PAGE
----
N64 Decompiling with Ghidra

Edit on Github | Updated: 09 February 2020

Importing a Nintendo 64 ROM

Download and Install Ghidra

Before following the steps on this post please make sure you have a working Ghidra environment setup.

So you should be able to run the script ghidraRun (contains .bat on windows) and it should start up Ghidra.

Download the Loader

Ghidra doesn’t support Nintendo 64 ROMS out of the box, presumably because not a lot of malware was written for the N64 and thus the NSA would never need one.

Luckily a user known as Warranty Voider has created a loader module which enables us to import N64 ROMS like any other executable 1.

You can find it here: GitHub - zeroKilo/N64LoaderWV: Ghidra Loader Module for N64 ROMs

On the GitHub page you need to either select clone or Download as zip, we would suggest just downloading the zip for now.

You only need to clone if you are planning on contributing, but even then you would probably fork first and then clone.

Import a ROM file

Find a .z64 file and import it into the project, it should come up as “N64 Loader by Warranty Voider”, but if it comes up as “binary” then it has not been installed correctly.

If the N64 Loader option doesn’t appear for you then you probably don’t have JDK 12 or higher, you can either install JDK12 or build the plugin yourself on jdk11 which is what I did and works just fine :)


Detecting N64 API signatures

After importing the game into Ghidra you will notice that all the functions have default names that start with: FUN_.

These names are not very helpful and we know that the games were compiled with a version of the Official Nintendo 64 SDK, so if we could find those libraries in the binary then we can give them useful names and help start solving the puzzle.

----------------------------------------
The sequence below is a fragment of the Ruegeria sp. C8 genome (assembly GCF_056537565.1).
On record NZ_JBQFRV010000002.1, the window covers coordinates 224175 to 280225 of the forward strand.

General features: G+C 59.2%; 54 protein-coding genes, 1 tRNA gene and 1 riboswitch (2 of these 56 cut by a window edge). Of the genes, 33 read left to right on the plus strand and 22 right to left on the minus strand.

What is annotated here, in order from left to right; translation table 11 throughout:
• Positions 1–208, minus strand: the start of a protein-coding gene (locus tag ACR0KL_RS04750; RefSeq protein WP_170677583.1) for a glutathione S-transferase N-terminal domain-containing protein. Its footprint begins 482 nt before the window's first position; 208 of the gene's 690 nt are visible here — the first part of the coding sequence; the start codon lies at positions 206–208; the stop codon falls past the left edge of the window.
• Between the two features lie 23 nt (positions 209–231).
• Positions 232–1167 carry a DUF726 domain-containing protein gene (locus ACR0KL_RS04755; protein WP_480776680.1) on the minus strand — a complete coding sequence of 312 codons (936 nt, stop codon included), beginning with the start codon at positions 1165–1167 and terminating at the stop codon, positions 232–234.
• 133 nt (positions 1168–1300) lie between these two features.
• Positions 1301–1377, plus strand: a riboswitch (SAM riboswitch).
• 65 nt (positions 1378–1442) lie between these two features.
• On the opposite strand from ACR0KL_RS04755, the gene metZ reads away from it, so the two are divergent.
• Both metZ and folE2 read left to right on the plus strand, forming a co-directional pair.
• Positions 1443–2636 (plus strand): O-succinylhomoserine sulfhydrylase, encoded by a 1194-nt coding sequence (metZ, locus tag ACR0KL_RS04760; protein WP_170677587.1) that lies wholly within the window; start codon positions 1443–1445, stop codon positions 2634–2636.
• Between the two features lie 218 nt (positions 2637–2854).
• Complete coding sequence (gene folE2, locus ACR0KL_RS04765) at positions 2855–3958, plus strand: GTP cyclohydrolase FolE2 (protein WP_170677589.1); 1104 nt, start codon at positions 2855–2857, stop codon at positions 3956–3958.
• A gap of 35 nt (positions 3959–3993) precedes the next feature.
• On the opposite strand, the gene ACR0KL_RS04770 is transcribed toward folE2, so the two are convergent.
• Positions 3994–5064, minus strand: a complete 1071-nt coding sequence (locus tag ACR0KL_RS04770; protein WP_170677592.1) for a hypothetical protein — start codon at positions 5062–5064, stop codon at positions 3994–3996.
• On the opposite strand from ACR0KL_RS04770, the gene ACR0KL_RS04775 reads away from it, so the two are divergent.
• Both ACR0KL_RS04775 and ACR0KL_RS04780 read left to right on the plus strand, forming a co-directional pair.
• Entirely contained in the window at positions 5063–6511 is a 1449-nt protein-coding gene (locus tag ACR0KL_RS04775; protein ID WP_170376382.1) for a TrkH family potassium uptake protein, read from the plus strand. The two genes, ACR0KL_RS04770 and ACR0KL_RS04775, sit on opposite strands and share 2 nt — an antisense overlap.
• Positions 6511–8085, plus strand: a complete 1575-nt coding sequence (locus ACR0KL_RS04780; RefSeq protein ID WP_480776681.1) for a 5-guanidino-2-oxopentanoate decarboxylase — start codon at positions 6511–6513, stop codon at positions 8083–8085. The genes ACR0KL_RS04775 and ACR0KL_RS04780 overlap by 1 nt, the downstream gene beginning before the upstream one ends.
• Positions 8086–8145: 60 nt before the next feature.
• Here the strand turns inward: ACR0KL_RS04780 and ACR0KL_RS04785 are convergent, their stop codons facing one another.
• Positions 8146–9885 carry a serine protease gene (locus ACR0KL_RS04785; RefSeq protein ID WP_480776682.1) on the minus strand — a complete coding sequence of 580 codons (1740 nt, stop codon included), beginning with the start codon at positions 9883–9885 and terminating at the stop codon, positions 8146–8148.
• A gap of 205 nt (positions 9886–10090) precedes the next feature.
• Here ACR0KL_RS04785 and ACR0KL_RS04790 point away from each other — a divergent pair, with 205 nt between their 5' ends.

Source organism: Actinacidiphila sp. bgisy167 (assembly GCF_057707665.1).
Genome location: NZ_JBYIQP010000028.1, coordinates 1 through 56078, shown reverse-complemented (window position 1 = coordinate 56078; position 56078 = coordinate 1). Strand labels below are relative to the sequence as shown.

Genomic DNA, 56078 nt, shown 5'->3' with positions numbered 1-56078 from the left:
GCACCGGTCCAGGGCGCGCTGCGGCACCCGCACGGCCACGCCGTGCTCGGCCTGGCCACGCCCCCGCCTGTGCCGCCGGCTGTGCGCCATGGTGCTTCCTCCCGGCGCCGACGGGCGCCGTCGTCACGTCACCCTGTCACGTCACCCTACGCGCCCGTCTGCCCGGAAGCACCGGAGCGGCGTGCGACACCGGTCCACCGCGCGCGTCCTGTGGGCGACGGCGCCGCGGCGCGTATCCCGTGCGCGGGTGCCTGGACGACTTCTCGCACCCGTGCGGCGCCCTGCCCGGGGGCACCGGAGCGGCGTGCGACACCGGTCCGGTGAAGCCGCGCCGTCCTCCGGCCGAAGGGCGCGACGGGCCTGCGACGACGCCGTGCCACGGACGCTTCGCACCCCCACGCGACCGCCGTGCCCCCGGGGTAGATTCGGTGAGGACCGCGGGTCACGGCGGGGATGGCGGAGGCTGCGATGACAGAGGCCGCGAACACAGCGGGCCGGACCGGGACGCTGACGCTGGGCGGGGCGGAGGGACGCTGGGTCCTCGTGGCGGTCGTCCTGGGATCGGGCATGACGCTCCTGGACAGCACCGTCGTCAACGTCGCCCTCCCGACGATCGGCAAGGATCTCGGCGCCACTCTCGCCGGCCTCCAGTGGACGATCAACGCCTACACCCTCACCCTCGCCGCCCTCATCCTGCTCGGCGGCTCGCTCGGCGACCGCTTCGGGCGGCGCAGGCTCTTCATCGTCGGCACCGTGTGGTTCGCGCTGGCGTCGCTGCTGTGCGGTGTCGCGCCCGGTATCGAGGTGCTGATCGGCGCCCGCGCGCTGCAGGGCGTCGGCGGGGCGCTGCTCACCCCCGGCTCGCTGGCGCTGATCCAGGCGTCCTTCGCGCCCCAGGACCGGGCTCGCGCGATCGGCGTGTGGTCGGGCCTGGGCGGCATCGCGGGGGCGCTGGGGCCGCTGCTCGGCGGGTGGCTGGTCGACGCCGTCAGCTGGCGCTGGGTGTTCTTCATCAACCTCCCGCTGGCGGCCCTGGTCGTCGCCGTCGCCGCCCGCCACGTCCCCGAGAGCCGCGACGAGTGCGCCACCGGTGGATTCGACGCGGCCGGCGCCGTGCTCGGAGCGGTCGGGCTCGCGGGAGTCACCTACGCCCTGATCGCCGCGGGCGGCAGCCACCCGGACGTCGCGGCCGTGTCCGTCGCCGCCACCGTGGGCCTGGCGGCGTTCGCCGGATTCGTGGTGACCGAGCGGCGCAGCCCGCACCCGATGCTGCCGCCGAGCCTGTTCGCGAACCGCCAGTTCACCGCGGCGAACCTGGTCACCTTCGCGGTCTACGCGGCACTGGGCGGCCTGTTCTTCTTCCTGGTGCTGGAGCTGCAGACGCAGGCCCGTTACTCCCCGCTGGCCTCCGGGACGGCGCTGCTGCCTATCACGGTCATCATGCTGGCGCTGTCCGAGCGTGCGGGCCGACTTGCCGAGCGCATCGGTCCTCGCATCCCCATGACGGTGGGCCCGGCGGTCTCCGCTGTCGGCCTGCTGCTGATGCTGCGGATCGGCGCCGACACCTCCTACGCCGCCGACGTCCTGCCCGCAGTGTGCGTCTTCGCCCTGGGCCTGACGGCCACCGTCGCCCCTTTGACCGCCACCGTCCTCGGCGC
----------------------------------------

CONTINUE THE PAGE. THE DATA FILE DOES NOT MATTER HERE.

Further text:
Downloading pre-generated Signature files

Over on AssemblerGames there is a pack of Signature Files for N64 SDK libraries. You can think of these as a sort of regular expression for compiled function code. It is not always accurate but it is a great start, you can download them from assembler games Here

Using IDA Pro’s Signature files with ApplySig

After downloading you will notice that these were created for the competing Disassembler called IDA Pro. So in order to open them in Ghidra we need a plugin, the plugin we are looking for is called ApplySig.py.

However currently the plugin ApplySig.py doesn’t work with the N64 Loader due to the addresses as it gives the following error:

java.lang.IllegalArgumentException: java.lang.IllegalArgumentException: Invalid address 0x80000450L

In order to get ApplySig to work you need a patch to ApplySig from user celophi  which is available here: Update ApplySig.py by celophi · Pull Request #7 · NWMonster/ApplySig · GitHub

To run it you need to put the script in your home/ghidra_scripts folder and run the “Script Manager” tool, select the checkbox beside ApplySig then click the green run icon.

It will then ask for the *.sig file to open, make sure to select one of the sig files that you downloaded earlier 2.


Importing N64 Types

If you have a version of the N64 SDK then you can use the Parse C Source feature of Ghidra to automatically import structs/classes/defines etc from C Header files. This can save a lot of time from creating them all manually.

If there are any errors with the parsing of the C files then you will need to locate the generated file called: CParserPlugin.out. Normally it is generated in the current users home directory so you can run:

cat ~/CParserPlugin.out

Setting up the memory map

By default the ghidra loader only loads the .rom, .ram and .boot, but there is much more to the N64 memory map than these sections, and in fact your game will use its own sections too. So it is important you know your way around the Memory Map editor which can be viewed by selecting: Window -> Memory Map.

Here are a few default sections you might want to add:

Name Start Address Length
RI_BASE 0xA400000 0x100000
MI_BASE 0XA300000 0x100000

References